Monday, April 22, 2013

Grow Your Best Tomatoes Yet!

Tomatoes are without a doubt the king of the home vegetable garden. Tomatoes, depending on which survey you read, are about 4 to 1 favorites over the next in line, cucumbers or peppers, as to which fruits and vegetables are grown most at home.

Who can argue about this tomato fact? Tomatoes are easy to grow in almost every climate, and with over 2,000 tomato varieties to choose from, you are bound to find some tomatoes that you will enjoy eating.

Not only are tomatoes easy and great to grow at home, the health benefits of tomatoes are wonderful as well. Packed with the healthy carotenoid, Lycopene, which, in a recent study, has been shown to reduce the risk of stroke and cancer, the tomato should be a staple in your garden, if it is not already.

To grow your best tomatoes ever, let’s talk about what you will need in order to accomplish this fairly easy task.

Of course, just like with any other fruit or veggie, tomatoes need a great foundation. In this case the foundation is your soil. Be sure to work in compost, seasoned manure etc. throughout your offseason. If you are new to gardening and you are growing tomatoes for your first time, you can always pick up some great seasoned manure at your local home or garden center for about two dollars a bag.

Mix these ingredients thoroughly into the soil as they contain all of the nutrients your tomatoes will need to grow and produce wonderful tasting fruits.

Tomatoes love the sun. Choose a spot that receives a minimum of 8 hours per day, more if possible. The more sun your tomato plant receives, the better your tomato plants will produce.

Keep the soil your tomato plants are planted in moist but not saturated. Do not overwater your tomato plants. Too much water around the tomato plants’ roots may cause root rot. Be sure that the garden beds, pots or containers you use, drain properly. To increase drainage, mix in some peat or coir with your soil. Either of these products will make your soil friable, allowing excess water to drain, but keeping enough for your tomato plants’ needs. If you are growing tomatoes in containers, make sure there are enough drainage holes to allow excess water to escape.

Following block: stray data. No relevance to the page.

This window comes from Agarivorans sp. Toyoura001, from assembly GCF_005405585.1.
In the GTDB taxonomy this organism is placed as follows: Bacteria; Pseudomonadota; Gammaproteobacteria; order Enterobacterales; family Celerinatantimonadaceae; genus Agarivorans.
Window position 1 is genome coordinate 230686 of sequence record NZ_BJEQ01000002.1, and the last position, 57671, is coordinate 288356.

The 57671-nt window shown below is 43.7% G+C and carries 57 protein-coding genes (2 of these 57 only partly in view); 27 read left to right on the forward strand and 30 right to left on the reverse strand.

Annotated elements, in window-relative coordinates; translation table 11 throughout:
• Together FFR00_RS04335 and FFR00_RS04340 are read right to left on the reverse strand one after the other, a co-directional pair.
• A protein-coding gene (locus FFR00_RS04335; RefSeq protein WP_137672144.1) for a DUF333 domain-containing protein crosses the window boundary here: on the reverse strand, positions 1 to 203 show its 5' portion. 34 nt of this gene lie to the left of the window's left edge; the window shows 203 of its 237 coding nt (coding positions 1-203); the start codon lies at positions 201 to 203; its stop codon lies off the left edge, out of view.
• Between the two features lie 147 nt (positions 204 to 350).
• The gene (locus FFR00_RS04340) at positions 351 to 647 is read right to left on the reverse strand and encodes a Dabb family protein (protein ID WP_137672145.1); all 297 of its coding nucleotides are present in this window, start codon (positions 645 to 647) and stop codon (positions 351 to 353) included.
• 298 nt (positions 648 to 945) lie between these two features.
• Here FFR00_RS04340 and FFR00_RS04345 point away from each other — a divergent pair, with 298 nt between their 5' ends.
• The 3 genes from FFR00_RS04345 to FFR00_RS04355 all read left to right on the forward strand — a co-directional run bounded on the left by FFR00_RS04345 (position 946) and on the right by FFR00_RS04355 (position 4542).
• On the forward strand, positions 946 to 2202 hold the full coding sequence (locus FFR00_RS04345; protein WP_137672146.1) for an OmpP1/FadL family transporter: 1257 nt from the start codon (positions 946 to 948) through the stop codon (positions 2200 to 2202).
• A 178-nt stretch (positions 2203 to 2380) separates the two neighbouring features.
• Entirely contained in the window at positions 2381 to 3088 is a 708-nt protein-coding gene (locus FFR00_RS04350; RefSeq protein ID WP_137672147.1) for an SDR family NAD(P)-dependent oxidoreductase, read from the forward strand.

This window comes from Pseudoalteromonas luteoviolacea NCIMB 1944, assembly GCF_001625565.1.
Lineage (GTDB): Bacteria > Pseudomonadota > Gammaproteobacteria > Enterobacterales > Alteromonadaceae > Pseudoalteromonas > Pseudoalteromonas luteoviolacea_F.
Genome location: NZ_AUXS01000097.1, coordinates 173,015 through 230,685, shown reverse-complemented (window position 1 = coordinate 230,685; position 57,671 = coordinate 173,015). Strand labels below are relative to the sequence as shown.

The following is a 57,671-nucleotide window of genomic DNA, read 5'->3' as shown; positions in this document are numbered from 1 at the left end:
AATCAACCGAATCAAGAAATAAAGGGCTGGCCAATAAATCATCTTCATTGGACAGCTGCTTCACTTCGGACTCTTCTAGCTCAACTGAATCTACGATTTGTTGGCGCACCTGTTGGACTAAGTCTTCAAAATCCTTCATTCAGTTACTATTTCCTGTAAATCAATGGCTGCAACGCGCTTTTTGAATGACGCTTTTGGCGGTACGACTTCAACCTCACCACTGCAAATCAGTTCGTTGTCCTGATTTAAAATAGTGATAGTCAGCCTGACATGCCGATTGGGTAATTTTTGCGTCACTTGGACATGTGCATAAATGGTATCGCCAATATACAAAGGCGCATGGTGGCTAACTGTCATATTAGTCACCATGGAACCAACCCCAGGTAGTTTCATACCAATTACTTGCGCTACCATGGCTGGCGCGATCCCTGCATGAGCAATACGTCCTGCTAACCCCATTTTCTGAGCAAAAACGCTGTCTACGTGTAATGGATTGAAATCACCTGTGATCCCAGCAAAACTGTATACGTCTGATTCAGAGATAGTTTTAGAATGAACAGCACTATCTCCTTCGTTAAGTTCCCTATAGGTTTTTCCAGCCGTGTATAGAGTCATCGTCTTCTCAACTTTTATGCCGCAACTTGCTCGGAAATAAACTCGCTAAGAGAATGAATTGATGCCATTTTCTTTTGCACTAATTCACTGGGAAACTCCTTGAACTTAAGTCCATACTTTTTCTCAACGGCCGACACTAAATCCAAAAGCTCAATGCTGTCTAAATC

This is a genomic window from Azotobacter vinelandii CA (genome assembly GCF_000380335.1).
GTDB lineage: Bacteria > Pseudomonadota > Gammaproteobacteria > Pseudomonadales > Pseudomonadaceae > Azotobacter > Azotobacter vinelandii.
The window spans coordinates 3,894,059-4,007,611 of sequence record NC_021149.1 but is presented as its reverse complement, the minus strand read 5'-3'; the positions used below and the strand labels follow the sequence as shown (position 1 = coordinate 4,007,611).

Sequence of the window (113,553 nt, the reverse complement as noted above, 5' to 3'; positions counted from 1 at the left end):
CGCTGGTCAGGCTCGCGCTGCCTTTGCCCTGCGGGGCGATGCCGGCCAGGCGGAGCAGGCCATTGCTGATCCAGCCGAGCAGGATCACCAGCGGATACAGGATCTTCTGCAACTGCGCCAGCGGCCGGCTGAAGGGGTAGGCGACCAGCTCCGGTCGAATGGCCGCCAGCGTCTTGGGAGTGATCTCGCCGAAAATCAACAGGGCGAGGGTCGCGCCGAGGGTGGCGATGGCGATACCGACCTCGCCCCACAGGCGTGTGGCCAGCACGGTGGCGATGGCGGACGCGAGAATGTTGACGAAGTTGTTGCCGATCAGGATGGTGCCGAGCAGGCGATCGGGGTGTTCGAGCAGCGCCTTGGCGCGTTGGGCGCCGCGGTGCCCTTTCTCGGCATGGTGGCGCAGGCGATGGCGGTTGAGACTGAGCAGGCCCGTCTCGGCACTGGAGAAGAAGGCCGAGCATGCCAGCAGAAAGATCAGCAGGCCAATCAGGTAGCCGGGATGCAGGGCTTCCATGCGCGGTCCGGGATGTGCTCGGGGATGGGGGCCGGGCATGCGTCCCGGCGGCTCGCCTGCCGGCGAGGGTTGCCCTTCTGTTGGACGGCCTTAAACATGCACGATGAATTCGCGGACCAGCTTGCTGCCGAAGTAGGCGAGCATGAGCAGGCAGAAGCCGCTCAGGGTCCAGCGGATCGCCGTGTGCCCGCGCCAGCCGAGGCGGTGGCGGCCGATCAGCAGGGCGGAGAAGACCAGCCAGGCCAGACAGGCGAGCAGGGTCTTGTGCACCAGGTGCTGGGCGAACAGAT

If your growing season is short, and you are growing your tomatoes from seeds, then you will need to start indoors. Visit the USDA Plant Hardiness Zone Map, type in your zip code and you will be able to obtain your area’s frost information. Knowing when the potential last frost date in your area occurs will go a long way as to when you can start your seeds indoors.

Tomatoes grow well spaced out in as little as twelve inches apart, however, if you have more room to spare, then by all means spread them out.

Most tomato varieties need some kind of vertical support so that they are not flopping over onto the ground which could cause other issues you’d rather not have to deal with. While there are a wide variety of methods, the two easiest ones are tomato cages and tomato stakes. Cages are available for a few bucks a piece at your local home or garden center. Tomato stakes can be anything from long pieces of wood, to fancy stakes from the store. The choice is yours. I use tomato cages. I always have. To me, they are just easier to maintain.

Your tomato is ready for harvest when it has reached its full color. Since tomato varieties come in all kinds of color from red, orange and yellow, up through, purple, black and brown, you really should know which variety that you have, so you know when to pick.

On a final note from my own experience. When growing smaller varieties such as cherry, grape and pear, one or two plants can produce enough tomatoes to feed a family of four, so plan accordingly. One year I planted six, yes that is six, grape tomato plants, and ended up with so many I literally could not keep up with picking all of them, or know enough people to give them away to, have enough canning recipes (or jars for that matter) to use all of them.

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